DHCPv6 and MAC Address inclusion

scott_stone at trendmicro.com scott_stone at trendmicro.com
Thu Jan 26 05:20:07 UTC 2012

It's been a while since I worked at 2Wire, but while there I did manage several DSLAMs for the testing/QA lab.  A DSLAM itself is a layer 2 device - layer 3 is handled by something called an "access concentrator".  That said, some vendors (the Cisco 6400 units that I had there) combine the 2 into a single chassis (kind of like a layer 3 routing switch, except for the DSL world).  Canonically speaking though, a DSLAM itself is like an ethernet switch in that it is simply a layer 2 device.

Unless things have changed in the last few years?

Scott Stone <scott_stone at trendmicro.com>
Manager, DCS-RD
Trend Micro, Inc. http://www.trendmicro.com

-----Original Message-----
From: dhcp-users-bounces+scott_stone=trendmicro.com at lists.isc.org [mailto:dhcp-users-bounces+scott_stone=trendmicro.com at lists.isc.org] On Behalf Of Ted Lemon
Sent: Wednesday, January 25, 2012 9:12 PM
To: Users of ISC DHCP
Subject: Re: DHCPv6 and MAC Address inclusion

On Jan 25, 2012, at 3:54 PM, perl-list wrote:
> Authenticating them once is fine.  We are talking twice here since the customer will have to authenticate the DHCPv4 and the DHCPv6 since there isn't a way to tell that they are the same device.

Presumably you are doing this with a captive web portal of some sort.   It shouldn't be a problem to do the authentication step over both IPv4 and IPv6 at the same time; this should establish that the two devices are the same device, and then you can just keep a record of the identifiers the device was using for future reference.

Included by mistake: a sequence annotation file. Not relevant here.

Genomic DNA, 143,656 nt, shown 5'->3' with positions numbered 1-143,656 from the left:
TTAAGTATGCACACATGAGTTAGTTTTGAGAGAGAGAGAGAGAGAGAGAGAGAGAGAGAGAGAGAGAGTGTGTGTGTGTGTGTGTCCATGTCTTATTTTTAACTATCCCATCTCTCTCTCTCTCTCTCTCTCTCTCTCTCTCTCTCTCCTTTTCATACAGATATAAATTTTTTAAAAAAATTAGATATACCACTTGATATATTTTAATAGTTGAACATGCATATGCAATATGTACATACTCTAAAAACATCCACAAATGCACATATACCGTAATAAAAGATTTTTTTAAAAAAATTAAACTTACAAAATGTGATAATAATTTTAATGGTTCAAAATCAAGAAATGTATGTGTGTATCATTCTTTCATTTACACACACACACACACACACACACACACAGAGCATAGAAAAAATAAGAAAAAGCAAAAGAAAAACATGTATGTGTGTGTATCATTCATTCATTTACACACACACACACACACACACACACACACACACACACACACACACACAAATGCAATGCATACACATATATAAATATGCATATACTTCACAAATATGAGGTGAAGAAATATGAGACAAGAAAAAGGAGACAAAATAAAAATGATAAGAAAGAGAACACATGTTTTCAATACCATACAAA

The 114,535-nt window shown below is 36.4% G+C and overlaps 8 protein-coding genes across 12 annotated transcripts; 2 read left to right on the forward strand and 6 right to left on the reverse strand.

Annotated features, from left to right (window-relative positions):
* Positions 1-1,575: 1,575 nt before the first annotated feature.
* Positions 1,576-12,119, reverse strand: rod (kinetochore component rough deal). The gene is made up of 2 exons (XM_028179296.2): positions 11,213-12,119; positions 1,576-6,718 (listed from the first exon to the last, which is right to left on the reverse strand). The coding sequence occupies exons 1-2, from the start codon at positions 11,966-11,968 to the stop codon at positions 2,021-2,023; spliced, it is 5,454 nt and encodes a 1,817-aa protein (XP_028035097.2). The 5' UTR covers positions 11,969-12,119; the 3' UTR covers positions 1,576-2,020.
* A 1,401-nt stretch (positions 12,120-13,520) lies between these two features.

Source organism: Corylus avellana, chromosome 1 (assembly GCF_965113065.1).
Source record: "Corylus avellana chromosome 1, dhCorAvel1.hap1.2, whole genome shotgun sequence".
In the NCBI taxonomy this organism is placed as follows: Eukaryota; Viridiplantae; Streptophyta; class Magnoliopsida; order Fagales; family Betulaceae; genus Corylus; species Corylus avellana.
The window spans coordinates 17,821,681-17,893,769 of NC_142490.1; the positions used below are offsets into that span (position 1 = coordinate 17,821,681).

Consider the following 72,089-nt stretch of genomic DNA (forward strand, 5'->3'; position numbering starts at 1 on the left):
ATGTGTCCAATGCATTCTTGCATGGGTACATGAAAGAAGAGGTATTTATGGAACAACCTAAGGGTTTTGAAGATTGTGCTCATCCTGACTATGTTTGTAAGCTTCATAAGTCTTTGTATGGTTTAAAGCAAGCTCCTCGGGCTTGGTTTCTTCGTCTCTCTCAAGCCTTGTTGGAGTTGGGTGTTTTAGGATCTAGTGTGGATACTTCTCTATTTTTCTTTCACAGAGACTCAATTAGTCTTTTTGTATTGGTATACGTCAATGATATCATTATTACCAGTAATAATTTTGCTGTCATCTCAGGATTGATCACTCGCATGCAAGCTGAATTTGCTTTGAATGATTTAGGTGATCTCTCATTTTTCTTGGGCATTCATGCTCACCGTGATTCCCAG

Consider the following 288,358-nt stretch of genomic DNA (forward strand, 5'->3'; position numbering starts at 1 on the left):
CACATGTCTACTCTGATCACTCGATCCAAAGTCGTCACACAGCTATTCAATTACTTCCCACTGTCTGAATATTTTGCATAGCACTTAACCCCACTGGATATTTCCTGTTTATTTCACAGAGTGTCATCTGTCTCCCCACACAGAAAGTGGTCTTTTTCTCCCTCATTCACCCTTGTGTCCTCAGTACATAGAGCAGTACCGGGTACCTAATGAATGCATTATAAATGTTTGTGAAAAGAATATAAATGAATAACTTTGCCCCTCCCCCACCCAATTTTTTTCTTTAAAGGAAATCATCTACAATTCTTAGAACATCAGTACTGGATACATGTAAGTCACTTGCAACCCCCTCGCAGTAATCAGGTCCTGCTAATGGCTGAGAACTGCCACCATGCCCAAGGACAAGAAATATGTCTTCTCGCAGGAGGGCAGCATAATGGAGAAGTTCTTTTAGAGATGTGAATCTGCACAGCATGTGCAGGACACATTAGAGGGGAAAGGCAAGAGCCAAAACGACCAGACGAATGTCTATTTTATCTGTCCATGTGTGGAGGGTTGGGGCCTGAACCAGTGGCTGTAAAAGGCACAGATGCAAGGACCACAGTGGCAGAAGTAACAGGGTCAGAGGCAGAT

> And why should anyone care about a DUID and IAID and whether they are present or not?  These bits of info are not necessary for networking to function.

They are necessary for DHCP to function in conformance with the standard.

> I seriously doubt anyone is going to change the format / generation logic of the UID from DHCPv4 on their client.  That would be a great solution in the case it were done.


> This information is not always available.  Not all DSLAMs support this.  Not all relay agents support this.  Authentication of some kind must be used in most cases save cable modems.

This doesn't match with what I'm hearing.   I think it depends on your circumstances.   Where would you find a DSLAM that both supports IPv6 and doesn't have this feature?   Or are DSLAMs strictly layer 2?

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